I look forward to re-reading your descriptions above. I modeled e-m wave interferences for runway glideslopes using e^+/-j(pi)omega, and Fourier Transforms for synthetic aperture radar twenty-five years ago in Pascal, and always wanted to get into 3-d particle modeling, but I didn't get to pick my assignments and didn't keep up with s/w languages and compilers. Oh well.
< cherry >I must say that I have a hard time accepting that an electron, (or even a proton) is the manifestation of a single photon. That the mass of the particle (alpha or higher) "is the sum of the spin vectors" of that photon.
< cherry >I understand that as energy is added, the lightspeed limit causes stacked spins. But I've convinced myself that the stacked spins caused a manifold, scooping photons into the particle. Thus the proton is a collection of approximately 1821 photons. If the proton is recycling photons, how can you say that the proton is just a single photon?
Have you looked at electron matter yet?
Thanks for giving my faith a good kick.
Airman

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Re: (Steve) Diagraming MM's Models

Post by Nevyn on Fri Sep 12, 2014 4:53 am

Hi Airman,
  I'm not sure why the site wouldn't work for you. I have been able to access it from where I am (Australia) but I'm not sure where the servers are located, I was assuming in the US. The only thing I can think of is if I was updating files as you were trying to access them it might cause problems but that would be a short term problem that a retry a few minutes later would fix. It could just be the domain name has not propagated to your domain name server yet. That can take up to 24 hours. Try again and let me know what happens.

  I have just added a redirect at the root level so using just the domain name with no path will get you to an index page I am setting up. This has links to the other pages on the site.

  It would be good if everyone told me if they can or can not access the site so I can determine if it is a single issue or more pandemic.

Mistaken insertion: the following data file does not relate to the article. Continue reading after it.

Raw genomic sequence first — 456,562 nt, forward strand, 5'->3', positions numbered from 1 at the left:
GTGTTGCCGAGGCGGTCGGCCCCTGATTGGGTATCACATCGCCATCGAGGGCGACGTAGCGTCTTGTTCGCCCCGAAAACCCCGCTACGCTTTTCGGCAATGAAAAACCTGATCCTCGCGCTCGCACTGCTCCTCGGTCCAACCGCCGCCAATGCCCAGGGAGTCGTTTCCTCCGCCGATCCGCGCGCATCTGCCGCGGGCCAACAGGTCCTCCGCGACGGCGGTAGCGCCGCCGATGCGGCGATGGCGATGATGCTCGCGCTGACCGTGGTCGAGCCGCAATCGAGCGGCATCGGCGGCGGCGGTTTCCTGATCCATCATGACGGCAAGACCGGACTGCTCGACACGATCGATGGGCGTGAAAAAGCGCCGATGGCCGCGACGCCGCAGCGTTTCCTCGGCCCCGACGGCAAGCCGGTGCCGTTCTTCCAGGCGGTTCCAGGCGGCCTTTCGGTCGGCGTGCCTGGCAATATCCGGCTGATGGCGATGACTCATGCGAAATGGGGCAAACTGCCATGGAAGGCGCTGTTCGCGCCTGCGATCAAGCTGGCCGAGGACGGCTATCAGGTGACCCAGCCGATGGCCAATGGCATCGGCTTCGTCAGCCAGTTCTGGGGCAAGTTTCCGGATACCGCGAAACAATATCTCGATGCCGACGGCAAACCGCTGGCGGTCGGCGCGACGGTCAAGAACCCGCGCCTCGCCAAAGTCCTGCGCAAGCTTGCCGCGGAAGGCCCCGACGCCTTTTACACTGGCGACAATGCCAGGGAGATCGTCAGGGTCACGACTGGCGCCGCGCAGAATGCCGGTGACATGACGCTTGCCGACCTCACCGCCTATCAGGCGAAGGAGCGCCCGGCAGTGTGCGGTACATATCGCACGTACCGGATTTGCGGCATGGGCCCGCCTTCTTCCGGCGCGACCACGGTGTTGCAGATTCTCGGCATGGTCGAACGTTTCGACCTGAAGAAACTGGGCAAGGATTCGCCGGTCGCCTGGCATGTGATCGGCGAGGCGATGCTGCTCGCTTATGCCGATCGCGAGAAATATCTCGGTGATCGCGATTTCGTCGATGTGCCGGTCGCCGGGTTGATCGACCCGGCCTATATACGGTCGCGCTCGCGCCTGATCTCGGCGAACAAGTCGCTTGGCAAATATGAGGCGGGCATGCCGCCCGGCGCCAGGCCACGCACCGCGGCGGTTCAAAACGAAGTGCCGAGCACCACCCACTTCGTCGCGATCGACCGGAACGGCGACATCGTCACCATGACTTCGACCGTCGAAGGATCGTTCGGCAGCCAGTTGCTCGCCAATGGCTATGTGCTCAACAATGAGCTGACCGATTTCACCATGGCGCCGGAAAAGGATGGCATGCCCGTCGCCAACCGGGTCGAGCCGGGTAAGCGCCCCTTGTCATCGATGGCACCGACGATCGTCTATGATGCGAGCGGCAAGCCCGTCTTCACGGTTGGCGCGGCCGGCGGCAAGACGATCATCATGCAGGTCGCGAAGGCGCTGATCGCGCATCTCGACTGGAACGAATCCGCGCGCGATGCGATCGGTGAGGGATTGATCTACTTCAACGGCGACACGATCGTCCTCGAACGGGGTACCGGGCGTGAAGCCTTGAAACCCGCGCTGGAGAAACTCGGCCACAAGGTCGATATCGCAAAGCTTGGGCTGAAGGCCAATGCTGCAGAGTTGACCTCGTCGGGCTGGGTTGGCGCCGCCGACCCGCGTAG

It sounds like you are fairly confident with mathematics, that may come in handy at some point. I would say I am good at math compared to the general public and bad compared to a mathematician. That's why I'm a software developer, we live in between those worlds.

  It's not too late to start programming again! There may be a few new concepts you will need to get your head around but the basics are still the same. If you can understand variables, looping structures and procedures/functions/methods then the hard part is done. Most of it is just syntax for the language you are using. Don't be scared of Object Orientation either, it is just a different perspective of the same thing.

  I can help with things you don't understand and google is always your friend. I taught myself nearly everything I know. The only thing you need is the desire to learn and if you didn't have that you probably wouldn't be at this forum. I do most of my work in Java but have recently gone back to working in C so that I can take advantage of graphics processors. Although I even do that in Java and just use the C code for the GPU programming. Just in case you can't tell, I love Java (but hate coffee).

< cherry >  That idea of mass being the sum of spin vectors is purely my conjecture. Miles has not said anything along those lines it just occurred to me as I was thinking about how inner spins affect particle energy. I think it makes sense as mass is the resistance to motion and the spin vectors, which point in lots of different directions, would have an effect on the collision with another particle. The more spin levels the more affect it has which is exactly how mass works.

< cherry >  I know it is hard to see why a tiny little photon could cause the results of a proton. Working with my spin app helped me here as I could see how the photon moved with many spin levels. I could imagine the charge field around it being pushed around by the complex motions of the photon. I could see areas that the photon would keep coming back to and others where it didn't. I could see where it was fast or slow, curving tightly or a more graceful arc. All this together helped me to see how a tiny little photon could cause major affects in a relatively large volume of space. I hope to pass on that information through my new site but the true learning (and the fun) is in playing with the spin app to get a real good idea of how stacked spin work.